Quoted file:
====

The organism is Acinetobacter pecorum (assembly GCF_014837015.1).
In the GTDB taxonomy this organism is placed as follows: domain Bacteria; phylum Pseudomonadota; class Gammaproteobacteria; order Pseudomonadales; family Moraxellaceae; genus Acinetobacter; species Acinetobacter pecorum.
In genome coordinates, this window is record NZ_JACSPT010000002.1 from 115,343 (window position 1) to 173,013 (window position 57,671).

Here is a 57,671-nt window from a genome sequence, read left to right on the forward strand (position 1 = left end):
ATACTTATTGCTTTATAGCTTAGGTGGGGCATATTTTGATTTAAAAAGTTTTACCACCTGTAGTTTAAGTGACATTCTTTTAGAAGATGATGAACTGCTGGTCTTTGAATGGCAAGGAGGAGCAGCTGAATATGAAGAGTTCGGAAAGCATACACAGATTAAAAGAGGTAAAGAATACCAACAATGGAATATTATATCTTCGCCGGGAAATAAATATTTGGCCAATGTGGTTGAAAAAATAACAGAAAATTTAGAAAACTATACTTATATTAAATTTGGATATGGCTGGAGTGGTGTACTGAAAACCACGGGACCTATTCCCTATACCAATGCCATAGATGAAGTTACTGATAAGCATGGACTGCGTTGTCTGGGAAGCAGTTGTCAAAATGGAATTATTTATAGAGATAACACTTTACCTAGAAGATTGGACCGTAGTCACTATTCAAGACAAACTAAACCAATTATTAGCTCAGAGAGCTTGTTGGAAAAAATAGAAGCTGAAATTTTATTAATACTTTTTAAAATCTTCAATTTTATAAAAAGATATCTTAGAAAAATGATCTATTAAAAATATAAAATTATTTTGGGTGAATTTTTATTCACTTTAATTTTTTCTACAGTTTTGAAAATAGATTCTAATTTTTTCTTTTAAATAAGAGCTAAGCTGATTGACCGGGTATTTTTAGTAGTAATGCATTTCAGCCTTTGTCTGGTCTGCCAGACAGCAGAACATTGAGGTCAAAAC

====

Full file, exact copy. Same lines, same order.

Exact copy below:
The organism is Acinetobacter pecorum (assembly GCF_014837015.1).
In the GTDB taxonomy this organism is placed as follows: domain Bacteria; phylum Pseudomonadota; class Gammaproteobacteria; order Pseudomonadales; family Moraxellaceae; genus Acinetobacter; species Acinetobacter pecorum.
In genome coordinates, this window is record NZ_JACSPT010000002.1 from 115,343 (window position 1) to 173,013 (window position 57,671).

Here is a 57,671-nt window from a genome sequence, read left to right on the forward strand (position 1 = left end):
ATACTTATTGCTTTATAGCTTAGGTGGGGCATATTTTGATTTAAAAAGTTTTACCACCTGTAGTTTAAGTGACATTCTTTTAGAAGATGATGAACTGCTGGTCTTTGAATGGCAAGGAGGAGCAGCTGAATATGAAGAGTTCGGAAAGCATACACAGATTAAAAGAGGTAAAGAATACCAACAATGGAATATTATATCTTCGCCGGGAAATAAATATTTGGCCAATGTGGTTGAAAAAATAACAGAAAATTTAGAAAACTATACTTATATTAAATTTGGATATGGCTGGAGTGGTGTACTGAAAACCACGGGACCTATTCCCTATACCAATGCCATAGATGAAGTTACTGATAAGCATGGACTGCGTTGTCTGGGAAGCAGTTGTCAAAATGGAATTATTTATAGAGATAACACTTTACCTAGAAGATTGGACCGTAGTCACTATTCAAGACAAACTAAACCAATTATTAGCTCAGAGAGCTTGTTGGAAAAAATAGAAGCTGAAATTTTATTAATACTTTTTAAAATCTTCAATTTTATAAAAAGATATCTTAGAAAAATGATCTATTAAAAATATAAAATTATTTTGGGTGAATTTTTATTCACTTTAATTTTTTCTACAGTTTTGAAAATAGATTCTAATTTTTTCTTTTAAATAAGAGCTAAGCTGATTGACCGGGTATTTTTAGTAGTAATGCATTTCAGCCTTTGTCTGGTCTGCCAGACAGCAGAACATTGAGGTCAAAAC